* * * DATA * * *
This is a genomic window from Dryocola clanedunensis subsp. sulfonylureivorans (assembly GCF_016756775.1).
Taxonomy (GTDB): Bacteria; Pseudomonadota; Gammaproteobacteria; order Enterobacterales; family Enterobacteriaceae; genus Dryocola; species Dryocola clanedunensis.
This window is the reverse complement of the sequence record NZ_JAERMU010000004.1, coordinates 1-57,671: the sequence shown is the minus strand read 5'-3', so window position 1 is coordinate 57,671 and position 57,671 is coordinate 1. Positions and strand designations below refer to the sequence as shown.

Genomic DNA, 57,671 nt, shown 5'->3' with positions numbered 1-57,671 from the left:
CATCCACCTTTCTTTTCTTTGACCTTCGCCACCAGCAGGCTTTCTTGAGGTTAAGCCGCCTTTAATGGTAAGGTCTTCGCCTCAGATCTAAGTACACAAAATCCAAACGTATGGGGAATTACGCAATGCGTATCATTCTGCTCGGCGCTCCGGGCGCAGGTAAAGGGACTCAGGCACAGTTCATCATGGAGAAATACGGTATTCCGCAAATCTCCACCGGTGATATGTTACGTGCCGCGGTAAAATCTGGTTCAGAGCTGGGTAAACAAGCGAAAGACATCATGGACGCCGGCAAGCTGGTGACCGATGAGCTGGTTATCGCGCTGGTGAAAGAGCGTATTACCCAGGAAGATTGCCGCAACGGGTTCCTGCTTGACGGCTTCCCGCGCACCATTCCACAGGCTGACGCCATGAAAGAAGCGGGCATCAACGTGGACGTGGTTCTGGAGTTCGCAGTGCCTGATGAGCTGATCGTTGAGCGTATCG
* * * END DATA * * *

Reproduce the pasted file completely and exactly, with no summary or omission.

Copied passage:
This is a genomic window from Dryocola clanedunensis subsp. sulfonylureivorans (assembly GCF_016756775.1).
Taxonomy (GTDB): Bacteria; Pseudomonadota; Gammaproteobacteria; order Enterobacterales; family Enterobacteriaceae; genus Dryocola; species Dryocola clanedunensis.
This window is the reverse complement of the sequence record NZ_JAERMU010000004.1, coordinates 1-57,671: the sequence shown is the minus strand read 5'-3', so window position 1 is coordinate 57,671 and position 57,671 is coordinate 1. Positions and strand designations below refer to the sequence as shown.

Genomic DNA, 57,671 nt, shown 5'->3' with positions numbered 1-57,671 from the left:
CATCCACCTTTCTTTTCTTTGACCTTCGCCACCAGCAGGCTTTCTTGAGGTTAAGCCGCCTTTAATGGTAAGGTCTTCGCCTCAGATCTAAGTACACAAAATCCAAACGTATGGGGAATTACGCAATGCGTATCATTCTGCTCGGCGCTCCGGGCGCAGGTAAAGGGACTCAGGCACAGTTCATCATGGAGAAATACGGTATTCCGCAAATCTCCACCGGTGATATGTTACGTGCCGCGGTAAAATCTGGTTCAGAGCTGGGTAAACAAGCGAAAGACATCATGGACGCCGGCAAGCTGGTGACCGATGAGCTGGTTATCGCGCTGGTGAAAGAGCGTATTACCCAGGAAGATTGCCGCAACGGGTTCCTGCTTGACGGCTTCCCGCGCACCATTCCACAGGCTGACGCCATGAAAGAAGCGGGCATCAACGTGGACGTGGTTCTGGAGTTCGCAGTGCCTGATGAGCTGATCGTTGAGCGTATCG